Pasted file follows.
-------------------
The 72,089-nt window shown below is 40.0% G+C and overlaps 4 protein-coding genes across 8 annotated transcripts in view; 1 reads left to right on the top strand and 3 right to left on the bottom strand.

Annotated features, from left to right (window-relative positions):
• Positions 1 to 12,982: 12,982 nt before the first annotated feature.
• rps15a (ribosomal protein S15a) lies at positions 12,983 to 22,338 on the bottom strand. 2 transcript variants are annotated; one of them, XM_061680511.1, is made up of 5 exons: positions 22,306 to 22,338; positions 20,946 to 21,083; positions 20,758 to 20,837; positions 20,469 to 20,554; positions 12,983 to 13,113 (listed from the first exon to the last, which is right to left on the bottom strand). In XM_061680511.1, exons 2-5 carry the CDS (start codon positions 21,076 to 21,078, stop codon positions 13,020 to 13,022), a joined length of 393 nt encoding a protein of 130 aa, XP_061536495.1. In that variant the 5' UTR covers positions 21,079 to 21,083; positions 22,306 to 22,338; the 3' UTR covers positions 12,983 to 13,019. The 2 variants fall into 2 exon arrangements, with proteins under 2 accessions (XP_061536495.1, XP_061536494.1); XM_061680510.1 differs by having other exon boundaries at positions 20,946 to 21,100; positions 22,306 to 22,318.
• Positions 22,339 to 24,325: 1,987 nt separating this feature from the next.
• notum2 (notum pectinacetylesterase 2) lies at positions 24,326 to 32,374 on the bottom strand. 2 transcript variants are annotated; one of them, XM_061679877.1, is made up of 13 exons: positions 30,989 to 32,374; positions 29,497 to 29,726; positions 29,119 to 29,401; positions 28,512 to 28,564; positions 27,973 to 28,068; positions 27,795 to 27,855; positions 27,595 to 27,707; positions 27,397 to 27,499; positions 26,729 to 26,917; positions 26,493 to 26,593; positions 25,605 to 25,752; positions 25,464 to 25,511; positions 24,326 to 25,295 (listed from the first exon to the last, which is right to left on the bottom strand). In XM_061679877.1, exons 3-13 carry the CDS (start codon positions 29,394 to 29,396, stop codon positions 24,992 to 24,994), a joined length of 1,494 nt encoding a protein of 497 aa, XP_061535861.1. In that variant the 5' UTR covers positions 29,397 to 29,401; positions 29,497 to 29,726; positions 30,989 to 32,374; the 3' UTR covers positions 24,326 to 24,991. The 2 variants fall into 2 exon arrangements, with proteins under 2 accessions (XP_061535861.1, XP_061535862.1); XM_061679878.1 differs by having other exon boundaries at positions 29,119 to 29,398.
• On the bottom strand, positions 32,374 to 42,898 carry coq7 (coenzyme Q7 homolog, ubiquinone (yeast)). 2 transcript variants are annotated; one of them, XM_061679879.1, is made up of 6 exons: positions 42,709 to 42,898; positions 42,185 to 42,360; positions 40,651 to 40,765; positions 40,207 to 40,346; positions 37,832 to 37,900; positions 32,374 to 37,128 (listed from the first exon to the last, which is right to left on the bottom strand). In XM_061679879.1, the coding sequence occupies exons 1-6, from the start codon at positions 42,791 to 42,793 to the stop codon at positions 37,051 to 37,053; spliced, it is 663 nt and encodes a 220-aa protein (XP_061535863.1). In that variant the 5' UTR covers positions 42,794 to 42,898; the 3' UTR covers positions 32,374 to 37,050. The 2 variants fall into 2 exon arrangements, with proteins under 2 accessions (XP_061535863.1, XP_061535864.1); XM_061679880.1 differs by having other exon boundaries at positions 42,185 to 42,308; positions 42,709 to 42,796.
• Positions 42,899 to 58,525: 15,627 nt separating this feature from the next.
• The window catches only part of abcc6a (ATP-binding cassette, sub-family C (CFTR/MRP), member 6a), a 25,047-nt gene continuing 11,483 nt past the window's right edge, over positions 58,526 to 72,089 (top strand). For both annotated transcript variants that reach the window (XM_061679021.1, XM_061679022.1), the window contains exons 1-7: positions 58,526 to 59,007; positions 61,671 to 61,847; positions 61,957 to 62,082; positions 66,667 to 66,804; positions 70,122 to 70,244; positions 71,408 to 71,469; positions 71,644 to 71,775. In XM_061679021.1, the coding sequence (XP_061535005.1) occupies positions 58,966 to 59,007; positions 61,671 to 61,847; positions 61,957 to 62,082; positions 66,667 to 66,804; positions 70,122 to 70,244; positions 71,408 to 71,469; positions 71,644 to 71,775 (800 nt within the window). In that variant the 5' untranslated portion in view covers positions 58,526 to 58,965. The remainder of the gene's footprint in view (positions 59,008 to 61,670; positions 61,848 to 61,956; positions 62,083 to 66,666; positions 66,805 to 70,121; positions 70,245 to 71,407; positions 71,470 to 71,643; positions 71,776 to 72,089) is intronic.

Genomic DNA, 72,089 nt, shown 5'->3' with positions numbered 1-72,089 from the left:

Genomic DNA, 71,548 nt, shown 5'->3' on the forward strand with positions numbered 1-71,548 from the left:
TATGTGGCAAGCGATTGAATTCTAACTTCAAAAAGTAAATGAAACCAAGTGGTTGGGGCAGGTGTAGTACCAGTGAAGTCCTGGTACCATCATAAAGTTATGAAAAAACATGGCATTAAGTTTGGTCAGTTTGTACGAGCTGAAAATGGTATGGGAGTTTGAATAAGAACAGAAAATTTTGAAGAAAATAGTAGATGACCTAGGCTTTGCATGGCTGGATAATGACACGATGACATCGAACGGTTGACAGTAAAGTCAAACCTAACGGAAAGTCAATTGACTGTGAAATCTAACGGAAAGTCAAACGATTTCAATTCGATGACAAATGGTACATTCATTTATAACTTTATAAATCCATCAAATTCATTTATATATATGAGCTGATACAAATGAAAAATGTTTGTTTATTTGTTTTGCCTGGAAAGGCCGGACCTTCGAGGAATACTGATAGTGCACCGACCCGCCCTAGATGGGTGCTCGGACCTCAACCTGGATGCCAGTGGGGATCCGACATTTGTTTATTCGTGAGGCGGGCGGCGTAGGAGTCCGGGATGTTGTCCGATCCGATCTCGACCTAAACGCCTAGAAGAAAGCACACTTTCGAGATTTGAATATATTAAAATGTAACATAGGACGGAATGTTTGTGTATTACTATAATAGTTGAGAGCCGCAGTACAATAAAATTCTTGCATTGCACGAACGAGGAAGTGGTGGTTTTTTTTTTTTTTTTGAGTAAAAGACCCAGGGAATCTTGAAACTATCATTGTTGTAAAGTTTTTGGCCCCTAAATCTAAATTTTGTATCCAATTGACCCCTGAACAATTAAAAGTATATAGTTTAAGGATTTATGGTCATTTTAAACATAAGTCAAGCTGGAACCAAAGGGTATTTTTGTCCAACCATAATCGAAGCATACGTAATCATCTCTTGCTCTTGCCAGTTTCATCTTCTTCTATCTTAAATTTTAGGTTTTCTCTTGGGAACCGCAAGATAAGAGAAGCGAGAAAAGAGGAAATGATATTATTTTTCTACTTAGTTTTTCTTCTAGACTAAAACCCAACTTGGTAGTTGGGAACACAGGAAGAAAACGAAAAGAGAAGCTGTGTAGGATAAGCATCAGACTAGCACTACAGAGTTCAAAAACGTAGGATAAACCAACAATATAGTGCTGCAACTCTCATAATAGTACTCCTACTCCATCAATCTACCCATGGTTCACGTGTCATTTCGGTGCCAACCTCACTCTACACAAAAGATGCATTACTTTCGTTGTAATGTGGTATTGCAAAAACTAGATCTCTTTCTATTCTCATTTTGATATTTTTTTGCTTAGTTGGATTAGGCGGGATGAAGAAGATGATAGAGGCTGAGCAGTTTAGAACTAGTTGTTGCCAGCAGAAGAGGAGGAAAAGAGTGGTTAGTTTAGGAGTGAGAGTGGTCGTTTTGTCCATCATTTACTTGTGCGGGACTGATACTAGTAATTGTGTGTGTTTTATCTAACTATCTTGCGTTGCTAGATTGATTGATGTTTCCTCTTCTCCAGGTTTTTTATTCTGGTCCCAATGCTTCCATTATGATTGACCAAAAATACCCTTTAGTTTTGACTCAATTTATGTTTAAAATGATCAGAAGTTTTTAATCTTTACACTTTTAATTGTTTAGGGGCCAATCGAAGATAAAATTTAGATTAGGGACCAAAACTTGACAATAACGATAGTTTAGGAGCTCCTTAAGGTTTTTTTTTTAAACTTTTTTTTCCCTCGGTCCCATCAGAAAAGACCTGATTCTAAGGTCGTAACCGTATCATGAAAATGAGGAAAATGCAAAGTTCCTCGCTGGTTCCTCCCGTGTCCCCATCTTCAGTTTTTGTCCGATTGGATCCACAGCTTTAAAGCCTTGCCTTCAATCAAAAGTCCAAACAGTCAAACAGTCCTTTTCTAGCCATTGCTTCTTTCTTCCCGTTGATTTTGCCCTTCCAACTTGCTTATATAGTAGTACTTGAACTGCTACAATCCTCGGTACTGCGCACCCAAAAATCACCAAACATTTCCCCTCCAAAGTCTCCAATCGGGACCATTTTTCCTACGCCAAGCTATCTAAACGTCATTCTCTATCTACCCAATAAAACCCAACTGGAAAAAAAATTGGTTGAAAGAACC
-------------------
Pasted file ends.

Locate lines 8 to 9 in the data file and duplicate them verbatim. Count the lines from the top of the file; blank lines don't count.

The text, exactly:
• Positions 42,899 to 58,525: 15,627 nt separating this feature from the next.
• The window catches only part of abcc6a (ATP-binding cassette, sub-family C (CFTR/MRP), member 6a), a 25,047-nt gene continuing 11,483 nt past the window's right edge, over positions 58,526 to 72,089 (top strand). For both annotated transcript variants that reach the window (XM_061679021.1, XM_061679022.1), the window contains exons 1-7: positions 58,526 to 59,007; positions 61,671 to 61,847; positions 61,957 to 62,082; positions 66,667 to 66,804; positions 70,122 to 70,244; positions 71,408 to 71,469; positions 71,644 to 71,775. In XM_061679021.1, the coding sequence (XP_061535005.1) occupies positions 58,966 to 59,007; positions 61,671 to 61,847; positions 61,957 to 62,082; positions 66,667 to 66,804; positions 70,122 to 70,244; positions 71,408 to 71,469; positions 71,644 to 71,775 (800 nt within the window). In that variant the 5' untranslated portion in view covers positions 58,526 to 58,965. The remainder of the gene's footprint in view (positions 59,008 to 61,670; positions 61,848 to 61,956; positions 62,083 to 66,666; positions 66,805 to 70,121; positions 70,245 to 71,407; positions 71,470 to 71,643; positions 71,776 to 72,089) is intronic.